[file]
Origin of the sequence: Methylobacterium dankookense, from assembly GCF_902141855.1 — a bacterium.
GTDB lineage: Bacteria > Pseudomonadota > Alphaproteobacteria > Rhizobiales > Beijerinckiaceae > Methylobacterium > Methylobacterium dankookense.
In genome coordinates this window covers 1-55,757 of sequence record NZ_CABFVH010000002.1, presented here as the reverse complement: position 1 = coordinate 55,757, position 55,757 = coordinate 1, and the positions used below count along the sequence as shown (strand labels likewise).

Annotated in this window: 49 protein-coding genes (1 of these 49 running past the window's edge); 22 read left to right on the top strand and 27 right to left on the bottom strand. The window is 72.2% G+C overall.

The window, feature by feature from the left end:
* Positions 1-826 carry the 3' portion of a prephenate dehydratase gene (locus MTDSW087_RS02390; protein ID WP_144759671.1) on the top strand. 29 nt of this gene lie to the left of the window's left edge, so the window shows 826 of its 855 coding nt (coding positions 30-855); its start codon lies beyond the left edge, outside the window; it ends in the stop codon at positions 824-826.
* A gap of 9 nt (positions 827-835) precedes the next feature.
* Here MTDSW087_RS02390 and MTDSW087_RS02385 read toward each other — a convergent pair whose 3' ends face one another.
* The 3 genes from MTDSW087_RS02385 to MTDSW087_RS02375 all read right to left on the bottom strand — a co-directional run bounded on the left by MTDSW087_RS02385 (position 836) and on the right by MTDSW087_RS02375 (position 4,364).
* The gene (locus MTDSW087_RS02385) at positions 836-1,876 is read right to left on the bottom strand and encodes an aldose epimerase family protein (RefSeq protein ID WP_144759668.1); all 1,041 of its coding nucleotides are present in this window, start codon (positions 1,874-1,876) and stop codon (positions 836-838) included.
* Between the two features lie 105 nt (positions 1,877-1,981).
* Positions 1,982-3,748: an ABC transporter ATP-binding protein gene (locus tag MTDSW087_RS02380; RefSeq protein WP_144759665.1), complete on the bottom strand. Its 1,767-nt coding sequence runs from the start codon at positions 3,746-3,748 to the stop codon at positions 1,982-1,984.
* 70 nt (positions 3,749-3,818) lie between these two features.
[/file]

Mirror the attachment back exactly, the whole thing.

Origin of the sequence: Methylobacterium dankookense, from assembly GCF_902141855.1 — a bacterium.
GTDB lineage: Bacteria > Pseudomonadota > Alphaproteobacteria > Rhizobiales > Beijerinckiaceae > Methylobacterium > Methylobacterium dankookense.
In genome coordinates this window covers 1-55,757 of sequence record NZ_CABFVH010000002.1, presented here as the reverse complement: position 1 = coordinate 55,757, position 55,757 = coordinate 1, and the positions used below count along the sequence as shown (strand labels likewise).

Annotated in this window: 49 protein-coding genes (1 of these 49 running past the window's edge); 22 read left to right on the top strand and 27 right to left on the bottom strand. The window is 72.2% G+C overall.

The window, feature by feature from the left end:
* Positions 1-826 carry the 3' portion of a prephenate dehydratase gene (locus MTDSW087_RS02390; protein ID WP_144759671.1) on the top strand. 29 nt of this gene lie to the left of the window's left edge, so the window shows 826 of its 855 coding nt (coding positions 30-855); its start codon lies beyond the left edge, outside the window; it ends in the stop codon at positions 824-826.
* A gap of 9 nt (positions 827-835) precedes the next feature.
* Here MTDSW087_RS02390 and MTDSW087_RS02385 read toward each other — a convergent pair whose 3' ends face one another.
* The 3 genes from MTDSW087_RS02385 to MTDSW087_RS02375 all read right to left on the bottom strand — a co-directional run bounded on the left by MTDSW087_RS02385 (position 836) and on the right by MTDSW087_RS02375 (position 4,364).
* The gene (locus MTDSW087_RS02385) at positions 836-1,876 is read right to left on the bottom strand and encodes an aldose epimerase family protein (RefSeq protein ID WP_144759668.1); all 1,041 of its coding nucleotides are present in this window, start codon (positions 1,874-1,876) and stop codon (positions 836-838) included.
* Between the two features lie 105 nt (positions 1,877-1,981).
* Positions 1,982-3,748: an ABC transporter ATP-binding protein gene (locus tag MTDSW087_RS02380; RefSeq protein WP_144759665.1), complete on the bottom strand. Its 1,767-nt coding sequence runs from the start codon at positions 3,746-3,748 to the stop codon at positions 1,982-1,984.
* 70 nt (positions 3,749-3,818) lie between these two features.